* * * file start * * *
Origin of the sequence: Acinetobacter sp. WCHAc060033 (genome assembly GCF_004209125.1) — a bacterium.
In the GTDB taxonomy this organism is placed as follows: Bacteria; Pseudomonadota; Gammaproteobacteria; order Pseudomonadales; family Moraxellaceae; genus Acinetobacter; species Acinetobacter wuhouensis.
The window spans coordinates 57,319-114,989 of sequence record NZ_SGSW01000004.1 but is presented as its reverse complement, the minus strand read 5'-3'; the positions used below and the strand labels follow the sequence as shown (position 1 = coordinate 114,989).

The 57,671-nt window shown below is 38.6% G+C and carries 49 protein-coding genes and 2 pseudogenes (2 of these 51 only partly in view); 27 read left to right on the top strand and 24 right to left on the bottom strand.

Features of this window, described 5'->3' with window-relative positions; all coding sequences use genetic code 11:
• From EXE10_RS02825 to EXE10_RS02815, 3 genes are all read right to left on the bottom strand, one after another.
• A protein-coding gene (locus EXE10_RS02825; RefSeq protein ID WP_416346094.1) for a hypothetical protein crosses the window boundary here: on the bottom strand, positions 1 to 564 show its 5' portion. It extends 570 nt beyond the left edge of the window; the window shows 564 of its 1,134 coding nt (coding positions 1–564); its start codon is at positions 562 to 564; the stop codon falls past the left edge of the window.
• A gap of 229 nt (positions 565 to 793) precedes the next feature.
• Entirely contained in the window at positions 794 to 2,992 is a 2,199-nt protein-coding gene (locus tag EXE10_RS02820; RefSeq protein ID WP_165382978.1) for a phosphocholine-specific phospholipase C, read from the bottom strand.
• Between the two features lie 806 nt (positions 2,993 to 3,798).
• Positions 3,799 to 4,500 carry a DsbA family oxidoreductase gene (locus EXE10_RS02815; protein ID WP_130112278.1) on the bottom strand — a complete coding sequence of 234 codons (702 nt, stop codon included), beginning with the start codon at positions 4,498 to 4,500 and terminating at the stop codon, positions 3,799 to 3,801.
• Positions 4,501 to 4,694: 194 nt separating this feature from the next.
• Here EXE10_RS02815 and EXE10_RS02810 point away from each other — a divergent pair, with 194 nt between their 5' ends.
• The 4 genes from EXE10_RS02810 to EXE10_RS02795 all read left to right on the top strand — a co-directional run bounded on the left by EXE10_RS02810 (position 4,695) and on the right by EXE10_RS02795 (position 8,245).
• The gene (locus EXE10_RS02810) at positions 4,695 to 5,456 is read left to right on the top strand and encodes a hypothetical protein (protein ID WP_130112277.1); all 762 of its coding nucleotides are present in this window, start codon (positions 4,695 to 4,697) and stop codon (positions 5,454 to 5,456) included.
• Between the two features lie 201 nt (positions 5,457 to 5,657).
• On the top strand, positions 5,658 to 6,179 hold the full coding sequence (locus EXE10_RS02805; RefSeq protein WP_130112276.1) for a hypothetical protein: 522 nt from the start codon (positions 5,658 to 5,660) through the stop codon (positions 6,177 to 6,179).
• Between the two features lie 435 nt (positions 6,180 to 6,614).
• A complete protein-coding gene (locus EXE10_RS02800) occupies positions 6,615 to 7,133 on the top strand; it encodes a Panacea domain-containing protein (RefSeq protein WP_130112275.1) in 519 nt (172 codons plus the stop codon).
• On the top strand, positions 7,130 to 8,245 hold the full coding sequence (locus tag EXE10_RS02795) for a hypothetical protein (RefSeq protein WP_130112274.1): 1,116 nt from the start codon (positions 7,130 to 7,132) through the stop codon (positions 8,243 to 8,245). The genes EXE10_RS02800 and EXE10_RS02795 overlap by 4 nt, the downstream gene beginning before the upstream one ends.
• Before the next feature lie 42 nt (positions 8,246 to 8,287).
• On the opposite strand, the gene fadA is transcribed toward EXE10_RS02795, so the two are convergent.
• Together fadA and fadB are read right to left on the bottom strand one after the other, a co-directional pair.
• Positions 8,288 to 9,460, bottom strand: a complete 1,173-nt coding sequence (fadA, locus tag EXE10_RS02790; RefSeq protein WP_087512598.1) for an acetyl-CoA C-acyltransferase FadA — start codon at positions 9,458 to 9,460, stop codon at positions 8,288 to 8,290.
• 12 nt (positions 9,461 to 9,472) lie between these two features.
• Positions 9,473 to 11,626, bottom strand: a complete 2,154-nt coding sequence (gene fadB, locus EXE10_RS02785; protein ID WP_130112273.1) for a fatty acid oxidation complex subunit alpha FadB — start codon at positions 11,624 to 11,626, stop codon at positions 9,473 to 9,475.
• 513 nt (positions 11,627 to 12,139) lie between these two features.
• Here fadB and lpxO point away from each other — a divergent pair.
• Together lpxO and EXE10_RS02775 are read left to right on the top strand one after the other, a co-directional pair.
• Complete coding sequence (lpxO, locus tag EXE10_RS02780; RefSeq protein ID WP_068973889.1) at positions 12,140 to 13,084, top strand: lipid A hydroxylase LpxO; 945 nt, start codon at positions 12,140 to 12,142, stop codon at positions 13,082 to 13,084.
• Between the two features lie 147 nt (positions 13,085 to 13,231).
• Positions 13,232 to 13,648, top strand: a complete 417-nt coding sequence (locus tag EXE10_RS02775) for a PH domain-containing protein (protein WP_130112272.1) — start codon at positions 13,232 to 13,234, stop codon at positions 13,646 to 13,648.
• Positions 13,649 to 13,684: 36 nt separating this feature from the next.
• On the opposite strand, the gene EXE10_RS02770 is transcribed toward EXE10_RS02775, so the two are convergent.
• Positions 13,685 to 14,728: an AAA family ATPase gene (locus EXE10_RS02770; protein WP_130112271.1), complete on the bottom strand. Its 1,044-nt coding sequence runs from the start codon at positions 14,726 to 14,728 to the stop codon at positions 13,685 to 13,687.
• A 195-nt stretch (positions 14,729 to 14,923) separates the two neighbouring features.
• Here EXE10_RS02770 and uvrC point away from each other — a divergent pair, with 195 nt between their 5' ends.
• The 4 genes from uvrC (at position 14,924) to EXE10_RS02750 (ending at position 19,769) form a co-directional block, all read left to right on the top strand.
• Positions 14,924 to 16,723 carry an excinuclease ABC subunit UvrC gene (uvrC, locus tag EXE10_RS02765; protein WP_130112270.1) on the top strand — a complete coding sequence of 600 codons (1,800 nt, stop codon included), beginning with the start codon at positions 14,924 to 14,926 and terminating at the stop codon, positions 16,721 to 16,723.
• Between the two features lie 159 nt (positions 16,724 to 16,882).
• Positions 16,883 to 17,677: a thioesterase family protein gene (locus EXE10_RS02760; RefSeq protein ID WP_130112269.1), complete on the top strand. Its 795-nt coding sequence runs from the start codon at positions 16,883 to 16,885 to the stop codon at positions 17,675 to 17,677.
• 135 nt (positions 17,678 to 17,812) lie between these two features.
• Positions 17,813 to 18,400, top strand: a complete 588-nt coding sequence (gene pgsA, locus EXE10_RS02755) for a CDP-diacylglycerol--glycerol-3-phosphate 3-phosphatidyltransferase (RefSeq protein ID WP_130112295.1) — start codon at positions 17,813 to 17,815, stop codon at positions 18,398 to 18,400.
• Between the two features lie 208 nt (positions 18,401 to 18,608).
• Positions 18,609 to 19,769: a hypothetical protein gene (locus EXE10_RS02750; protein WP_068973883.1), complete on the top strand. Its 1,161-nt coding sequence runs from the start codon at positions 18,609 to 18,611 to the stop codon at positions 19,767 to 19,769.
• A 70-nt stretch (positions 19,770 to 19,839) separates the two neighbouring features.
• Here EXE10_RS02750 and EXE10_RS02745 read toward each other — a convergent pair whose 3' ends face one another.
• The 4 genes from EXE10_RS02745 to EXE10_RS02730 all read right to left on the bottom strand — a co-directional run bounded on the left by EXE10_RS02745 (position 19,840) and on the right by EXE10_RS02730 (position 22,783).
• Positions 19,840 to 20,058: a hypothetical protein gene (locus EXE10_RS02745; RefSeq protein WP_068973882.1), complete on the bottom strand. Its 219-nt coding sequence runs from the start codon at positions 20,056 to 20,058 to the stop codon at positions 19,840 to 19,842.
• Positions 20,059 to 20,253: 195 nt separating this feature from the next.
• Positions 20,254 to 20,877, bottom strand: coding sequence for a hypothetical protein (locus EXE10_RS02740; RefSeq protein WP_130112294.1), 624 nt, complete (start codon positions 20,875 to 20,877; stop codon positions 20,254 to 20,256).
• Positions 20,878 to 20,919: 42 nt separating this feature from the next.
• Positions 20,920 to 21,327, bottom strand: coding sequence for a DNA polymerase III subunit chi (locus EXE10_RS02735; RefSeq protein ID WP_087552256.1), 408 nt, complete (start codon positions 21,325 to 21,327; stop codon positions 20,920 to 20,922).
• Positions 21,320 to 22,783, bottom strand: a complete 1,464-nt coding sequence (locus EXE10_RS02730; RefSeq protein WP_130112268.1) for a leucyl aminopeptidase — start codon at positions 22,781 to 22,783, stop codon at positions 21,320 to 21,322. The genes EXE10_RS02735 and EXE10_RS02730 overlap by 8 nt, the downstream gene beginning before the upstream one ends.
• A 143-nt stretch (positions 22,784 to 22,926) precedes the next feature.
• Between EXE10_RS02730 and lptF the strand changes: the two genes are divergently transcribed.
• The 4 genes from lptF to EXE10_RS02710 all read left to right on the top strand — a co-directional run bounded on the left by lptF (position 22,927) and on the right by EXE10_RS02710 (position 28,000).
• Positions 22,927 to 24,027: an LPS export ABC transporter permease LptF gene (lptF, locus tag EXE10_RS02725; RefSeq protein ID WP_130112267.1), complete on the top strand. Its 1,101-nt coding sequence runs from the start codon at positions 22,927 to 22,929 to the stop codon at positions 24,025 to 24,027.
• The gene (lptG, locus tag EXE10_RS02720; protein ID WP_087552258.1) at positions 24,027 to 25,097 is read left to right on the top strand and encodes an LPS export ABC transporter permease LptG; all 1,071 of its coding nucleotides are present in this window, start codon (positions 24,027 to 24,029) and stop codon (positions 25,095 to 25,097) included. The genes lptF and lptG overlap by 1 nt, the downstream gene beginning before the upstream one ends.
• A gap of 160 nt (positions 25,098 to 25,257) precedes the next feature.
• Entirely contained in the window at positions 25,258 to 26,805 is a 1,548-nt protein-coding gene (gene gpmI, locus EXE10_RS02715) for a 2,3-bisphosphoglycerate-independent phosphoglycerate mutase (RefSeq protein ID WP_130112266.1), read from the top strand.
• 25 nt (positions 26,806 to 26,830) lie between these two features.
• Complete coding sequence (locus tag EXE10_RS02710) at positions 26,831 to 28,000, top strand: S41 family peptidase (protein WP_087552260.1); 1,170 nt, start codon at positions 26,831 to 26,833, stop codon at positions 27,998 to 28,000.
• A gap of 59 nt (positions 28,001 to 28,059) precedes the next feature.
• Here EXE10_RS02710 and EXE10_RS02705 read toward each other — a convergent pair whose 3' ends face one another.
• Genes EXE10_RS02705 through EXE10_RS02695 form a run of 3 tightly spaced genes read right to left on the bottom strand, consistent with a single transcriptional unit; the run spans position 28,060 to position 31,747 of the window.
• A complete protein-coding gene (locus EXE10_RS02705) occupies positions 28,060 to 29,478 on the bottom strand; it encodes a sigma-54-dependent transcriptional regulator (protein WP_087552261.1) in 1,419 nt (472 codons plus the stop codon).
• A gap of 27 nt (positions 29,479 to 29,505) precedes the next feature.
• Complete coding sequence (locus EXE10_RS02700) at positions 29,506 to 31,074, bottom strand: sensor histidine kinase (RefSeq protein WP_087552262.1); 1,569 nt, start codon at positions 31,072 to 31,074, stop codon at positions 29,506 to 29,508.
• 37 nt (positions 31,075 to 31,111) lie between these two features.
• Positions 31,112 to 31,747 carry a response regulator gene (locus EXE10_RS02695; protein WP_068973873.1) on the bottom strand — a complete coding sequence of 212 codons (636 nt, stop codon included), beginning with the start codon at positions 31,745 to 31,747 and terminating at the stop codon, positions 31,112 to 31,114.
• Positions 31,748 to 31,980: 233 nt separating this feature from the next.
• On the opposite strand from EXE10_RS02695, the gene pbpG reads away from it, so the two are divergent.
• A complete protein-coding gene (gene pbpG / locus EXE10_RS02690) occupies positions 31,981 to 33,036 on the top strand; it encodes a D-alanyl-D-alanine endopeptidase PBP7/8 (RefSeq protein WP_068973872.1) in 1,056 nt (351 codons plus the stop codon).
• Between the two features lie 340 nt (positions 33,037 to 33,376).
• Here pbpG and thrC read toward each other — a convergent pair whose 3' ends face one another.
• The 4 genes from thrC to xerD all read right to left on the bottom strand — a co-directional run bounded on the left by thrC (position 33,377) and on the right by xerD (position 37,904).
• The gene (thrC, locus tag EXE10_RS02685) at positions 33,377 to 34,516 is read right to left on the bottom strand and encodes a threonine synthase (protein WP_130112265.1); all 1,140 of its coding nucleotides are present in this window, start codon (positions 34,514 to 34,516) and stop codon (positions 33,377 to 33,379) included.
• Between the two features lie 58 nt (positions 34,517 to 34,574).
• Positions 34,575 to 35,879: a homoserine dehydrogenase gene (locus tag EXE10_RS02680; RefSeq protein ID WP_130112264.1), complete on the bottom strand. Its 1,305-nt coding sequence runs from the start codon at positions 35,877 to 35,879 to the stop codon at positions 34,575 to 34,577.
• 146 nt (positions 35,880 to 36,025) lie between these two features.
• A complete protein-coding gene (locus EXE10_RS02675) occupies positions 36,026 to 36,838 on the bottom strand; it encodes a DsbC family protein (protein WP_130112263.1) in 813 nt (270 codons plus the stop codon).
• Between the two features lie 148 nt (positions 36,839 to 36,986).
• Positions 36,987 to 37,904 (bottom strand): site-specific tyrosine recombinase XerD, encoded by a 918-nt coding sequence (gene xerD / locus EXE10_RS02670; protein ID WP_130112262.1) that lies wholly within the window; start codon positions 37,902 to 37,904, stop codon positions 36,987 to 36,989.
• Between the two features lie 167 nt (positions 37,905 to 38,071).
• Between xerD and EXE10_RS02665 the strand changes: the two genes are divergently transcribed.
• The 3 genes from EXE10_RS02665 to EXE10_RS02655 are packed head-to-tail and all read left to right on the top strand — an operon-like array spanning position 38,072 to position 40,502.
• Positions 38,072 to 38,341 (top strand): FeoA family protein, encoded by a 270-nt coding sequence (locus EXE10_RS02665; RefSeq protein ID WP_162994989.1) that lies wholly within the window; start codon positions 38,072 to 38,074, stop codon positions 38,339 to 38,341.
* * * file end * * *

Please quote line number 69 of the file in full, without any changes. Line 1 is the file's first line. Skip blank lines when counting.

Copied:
• Complete coding sequence (locus EXE10_RS02700) at positions 29,506 to 31,074, bottom strand: sensor histidine kinase (RefSeq protein WP_087552262.1); 1,569 nt, start codon at positions 31,072 to 31,074, stop codon at positions 29,506 to 29,508.